Mushrooming colleges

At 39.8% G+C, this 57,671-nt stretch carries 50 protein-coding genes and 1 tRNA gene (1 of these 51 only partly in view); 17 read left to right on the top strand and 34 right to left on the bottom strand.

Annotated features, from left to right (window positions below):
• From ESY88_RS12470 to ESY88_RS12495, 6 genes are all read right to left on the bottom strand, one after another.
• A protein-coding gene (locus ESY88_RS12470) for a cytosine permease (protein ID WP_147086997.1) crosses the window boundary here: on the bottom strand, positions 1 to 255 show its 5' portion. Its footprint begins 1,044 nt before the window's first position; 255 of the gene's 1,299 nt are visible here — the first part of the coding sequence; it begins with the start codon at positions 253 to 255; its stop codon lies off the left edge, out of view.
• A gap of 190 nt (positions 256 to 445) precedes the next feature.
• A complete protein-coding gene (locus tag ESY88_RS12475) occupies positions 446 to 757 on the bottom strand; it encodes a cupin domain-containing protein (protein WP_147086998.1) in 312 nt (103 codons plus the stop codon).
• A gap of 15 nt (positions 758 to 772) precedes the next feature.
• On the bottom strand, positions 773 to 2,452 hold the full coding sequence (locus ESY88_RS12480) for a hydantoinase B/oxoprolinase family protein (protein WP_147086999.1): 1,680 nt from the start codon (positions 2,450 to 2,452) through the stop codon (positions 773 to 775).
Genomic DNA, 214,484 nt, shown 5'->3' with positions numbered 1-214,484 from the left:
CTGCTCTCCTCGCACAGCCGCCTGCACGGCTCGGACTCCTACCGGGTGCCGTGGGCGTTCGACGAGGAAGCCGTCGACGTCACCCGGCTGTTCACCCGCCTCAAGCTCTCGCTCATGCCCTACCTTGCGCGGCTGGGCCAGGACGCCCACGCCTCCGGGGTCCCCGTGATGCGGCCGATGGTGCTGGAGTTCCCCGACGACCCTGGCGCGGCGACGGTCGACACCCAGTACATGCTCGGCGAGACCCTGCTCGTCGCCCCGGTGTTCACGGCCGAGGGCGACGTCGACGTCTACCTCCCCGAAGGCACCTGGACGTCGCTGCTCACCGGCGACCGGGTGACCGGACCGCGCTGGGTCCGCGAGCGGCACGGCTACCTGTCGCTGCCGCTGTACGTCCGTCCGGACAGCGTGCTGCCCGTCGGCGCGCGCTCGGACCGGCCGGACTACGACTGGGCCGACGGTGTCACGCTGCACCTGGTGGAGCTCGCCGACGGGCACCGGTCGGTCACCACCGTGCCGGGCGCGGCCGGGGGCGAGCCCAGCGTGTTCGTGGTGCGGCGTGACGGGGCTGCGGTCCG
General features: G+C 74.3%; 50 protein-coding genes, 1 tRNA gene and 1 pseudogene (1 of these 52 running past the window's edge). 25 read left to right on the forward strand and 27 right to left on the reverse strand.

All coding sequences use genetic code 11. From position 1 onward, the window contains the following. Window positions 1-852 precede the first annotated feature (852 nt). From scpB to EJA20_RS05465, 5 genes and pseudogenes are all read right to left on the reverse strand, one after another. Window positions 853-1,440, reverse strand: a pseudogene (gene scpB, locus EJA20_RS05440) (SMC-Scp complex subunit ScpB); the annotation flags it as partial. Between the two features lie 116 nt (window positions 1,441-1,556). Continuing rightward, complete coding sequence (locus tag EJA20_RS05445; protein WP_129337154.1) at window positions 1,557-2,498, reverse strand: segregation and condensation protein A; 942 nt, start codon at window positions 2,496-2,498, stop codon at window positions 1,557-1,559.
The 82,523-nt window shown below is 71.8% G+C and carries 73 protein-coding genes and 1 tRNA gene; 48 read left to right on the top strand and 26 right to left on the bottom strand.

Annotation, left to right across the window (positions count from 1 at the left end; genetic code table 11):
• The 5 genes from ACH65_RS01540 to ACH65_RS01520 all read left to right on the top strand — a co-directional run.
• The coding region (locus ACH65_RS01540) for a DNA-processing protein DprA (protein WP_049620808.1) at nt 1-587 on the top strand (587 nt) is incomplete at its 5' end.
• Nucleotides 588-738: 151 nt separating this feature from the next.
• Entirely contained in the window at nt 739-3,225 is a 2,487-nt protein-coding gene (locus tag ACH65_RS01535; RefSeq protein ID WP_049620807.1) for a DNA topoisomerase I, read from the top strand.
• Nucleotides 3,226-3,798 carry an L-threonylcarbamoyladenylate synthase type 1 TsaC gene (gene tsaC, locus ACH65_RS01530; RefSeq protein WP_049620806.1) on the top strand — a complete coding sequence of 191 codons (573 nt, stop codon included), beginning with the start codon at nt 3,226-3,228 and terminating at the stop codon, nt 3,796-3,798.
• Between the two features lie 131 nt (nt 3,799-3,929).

Achieving excellence in college education doesn’t mean sanctioning extra colleges on paper, but to address the issues faced by the colleges at the grassroots level. The mushrooming of college sector in our State appears to be more a pro-politics rather than pro-academics affair. Rather than going for burgeoning of college sector, we badly need to review the current education system in our colleges including the examination system and question asking pattern to test student’s critical thinking and writing skills rather than merely testing their information or knowledge. An utmost thrust must be on improving the curriculum in tune with socio-economic needs of our society to make learning socially relevant. Similarly, we must think on the lines of enhancing and enriching the infrastructure and teaching-learning facilities in the existing colleges caring more for the quality learning and skill based education in practical terms. The mushrooming of degree colleges will not enhance the student learning or improve educational setup, but may result in its declining if the existing scenario of faulty infrastructure and compromised teaching-learning practices continues. The graduation rates will only increase but there will be no improvement in quality learning and gaining skill based education. Overall today’s college student is deficit in reading capability, learning pursuit and writing skills that is challenging the very essence of imparting quality and skill based education. In times when the governments across the world are engaging their resources with best research and innovative educational policies and technologies to achieve excellence in academics and research, our policy makers are simply interested in quantity enrichment of our higher education without a proper plan. They are not addressing the basic academic needs of native populations as per their aspirations and cultural or socio-political setup. Innovation and technology is dreams apart here. Our need of establishing more colleges should be in conformity with the percentage of population in college going stage. Maintaining proper ratio between higher secondary’s and colleges, average pass percentage at plus 2-level and expected enrolment in local colleges is important. Do we get enough of the pass outs from higher secondary actually available to take admission in newly created colleges? We know that majority of students who are in college going stage prefer or choose to take professional graduate courses in Government and private colleges either within the State, or outside the State or country. When very less number of students are actually willing to take admission in our colleges for the sake of degree only without showing any commitment towards academic excellence, then how will creating more degree colleges help us to do better in academia. Therefore, our colleges should be well equipped to run quality and attractive courses to magnetically pull students towards them. A good number of our graduates are compelled to move outside the State to pursue post graduate courses because they don’t get the opportunity to get enrolled in local universities due to less intake capacity for PG courses. It will be, therefore, quite beneficial for student community if some of the old and well established colleges at least one or two in each district are converted to PG colleges to cater the needs of local aspiring youth to get master’s degrees. However, it demands establishment of quality infrastructure, modern cohorts and pedagogy of teaching-learning, state of art laboratories, rich libraries, adequate teaching and non-teaching faculty, competent leadership, ICT based tools, overall better learning atmosphere, etc. No doubt, we need more colleges to provide educational access and facility to deprived sections of the society at their doorsteps. However, a proper plan or procedure should be in place to run unique courses and subjects in these new colleges to attract students in tune with better career options and job prospects. Further, most of our population lives in rural areas but majority of the quality degree colleges is located in the city alone, particularly Dimapur and Kohima. A visible difference exists between infrastructure and academic expectations among rural and city colleges. This need to be looked into and made impartial. Protection of interests of students and providing them conducive learning atmosphere and best education in our colleges should be our motive. Let us hope that our policy makers are looking at it and sorting ways and means of the practical implications for these colleges in teaching and research so as to make our college sector academically rich and socially relevant.